IT IS DEFINITELY not irresistible flourishes of judicial rhetoric or the charm of the gloomy courtrooms that have lately been attracting diplomats to disciplinary proceedings against certain Slovak judges. And it is not boredom or any lack of high-profile entertainment that impels representatives of foreign countries to be there when verdicts and decisions on selected judges are laid on the table.
Before anyone gets too excited about all the diplomatic attention, this particular interest does not flatter the Slovak judiciary. The diplomats aren’t there to collect pearls of good practice that they then might suggest their homelands apply; quite the contrary.
The disciplinary proceeding initiated against Peter Paluda, who had filed a criminal complaint against Supreme Court President Štefan Harabin, attracted representatives of the embassies of the United States, Great Britain, the Netherlands and Denmark to the courtroom. While the diplomats remained tight-lipped about their courtroom excursion, it is not difficult to guess the reasons why the diplomats are interested in the fate of Paluda, who filed his complaint over what he called abuse of power. The Judicial Council wants Paluda to shed his judicial robe for good and accuses him of producing a “deceitful and untrue complaint about the Supreme Court chairman”.
Paluda, however, is not sitting alone of the bench of “disobedient” judges whom the disciplinary senate wants to see punished. Notorious ‘procrastinators’ facing trial would not normally be rewarded with diplomatic attention. But in Slovakia, disciplinary proceedings against certain judges have already deviated from the linear path of “professional failure invites punishment”. Why? Perhaps because judges who have been critical of Harabin, a former justice minister, are often put on the bench of blame for mistakes that are overlooked in the cases of other judges.
Last year a member of the Judicial Council explained to the SITA newswire that “whether anybody likes it or not, it is at odds with judges’ ethics to file criminal complaints against the chairman of the court or a colleague”.
This statement has a kind of sick logic, suggesting that people who blow the whistle and warn about potential abuse of power or problems that they observe in their working environment are unethical. If there is a kind of collegial you-scratch-my-back habit among the judges who pursue the conviction that everything must be kept within the big judicial family, then that is very bad for society.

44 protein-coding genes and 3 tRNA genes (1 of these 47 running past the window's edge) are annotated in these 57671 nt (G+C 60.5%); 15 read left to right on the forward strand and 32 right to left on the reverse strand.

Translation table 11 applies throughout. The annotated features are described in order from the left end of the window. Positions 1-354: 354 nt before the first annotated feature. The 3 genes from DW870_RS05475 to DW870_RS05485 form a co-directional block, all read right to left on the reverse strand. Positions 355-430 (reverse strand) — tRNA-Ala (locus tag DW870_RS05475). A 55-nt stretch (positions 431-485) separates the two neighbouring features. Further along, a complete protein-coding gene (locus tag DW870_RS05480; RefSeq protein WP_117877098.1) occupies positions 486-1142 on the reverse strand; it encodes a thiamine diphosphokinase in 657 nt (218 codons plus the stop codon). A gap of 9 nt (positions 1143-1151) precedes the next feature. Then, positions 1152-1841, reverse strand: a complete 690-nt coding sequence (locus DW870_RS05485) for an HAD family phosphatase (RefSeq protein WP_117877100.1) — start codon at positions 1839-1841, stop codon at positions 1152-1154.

On March 18, the disciplinary proceeding against Jozef Kandera attracted embassy staff back to the courtroom. British Ambassador Michael Roberts attended in person, along with representatives of the embassies of the United States, Norway, Austria and Canada. The presence of diplomats is a serious warning, even if it would be preferable if most judges, who now just obediently nod at the punishment of their colleagues, were more outspoken and critical of their boss.
Kandera was penalised, despite the fact that his bosses had never warned him about his alleged shortcomings; and though he hasn’t lost his job or suffered any dramatic cut in his salary, he is appealing against the verdict.
“The judiciary is seriously affected and will recover only with difficulty,” said Kandera, as quoted by the Sme daily. “It was attacked by a virus, which I will not name. We had a virus with the initials H1N1 and these initials are similar.”
Kandera was blamed for procrastinating over four cases, in three of which he has already ruled and two of which pertained to a huge criminal case, that of the so-called “acid gang”, the files for which swell to about 30,000 pages. The disciplinary senate excused Kandera in these cases, admitting that they were complicated, only to blame the judge for delays in two simpler cases.
On one hand the punished judge said the attention of diplomats pleased him but, on the other hand, he noted that it is sad when the state of the judiciary attracts such attention.
True to the “good” old tradition of criticised governments, some officials may see a massive conspiracy behind the foreign diplomats’ presence at this judicial theatre of the absurd; some might say that they are just wrongly informed or have a sympathetic ear for the wrong sources. The diplomats will not stop coming to the courtrooms just because they get bored with sitting there, and it matters what reports they send back to their homelands.
Of course, it is a different issue whether those judges who feel self-assured, untouchable and certain about these disciplinary proceedings, and who are happy with the present state of judiciary care at all. Probably most of them do not. But the voters should care. The same reason that leads foreign diplomats to sit in Slovak courtrooms and follow the fate of Slovak judges should make Slovak voters wonder: who are the people that have allowed the decay to spread this far?
22. Mar 2010 at 0:00 | Beata Balogová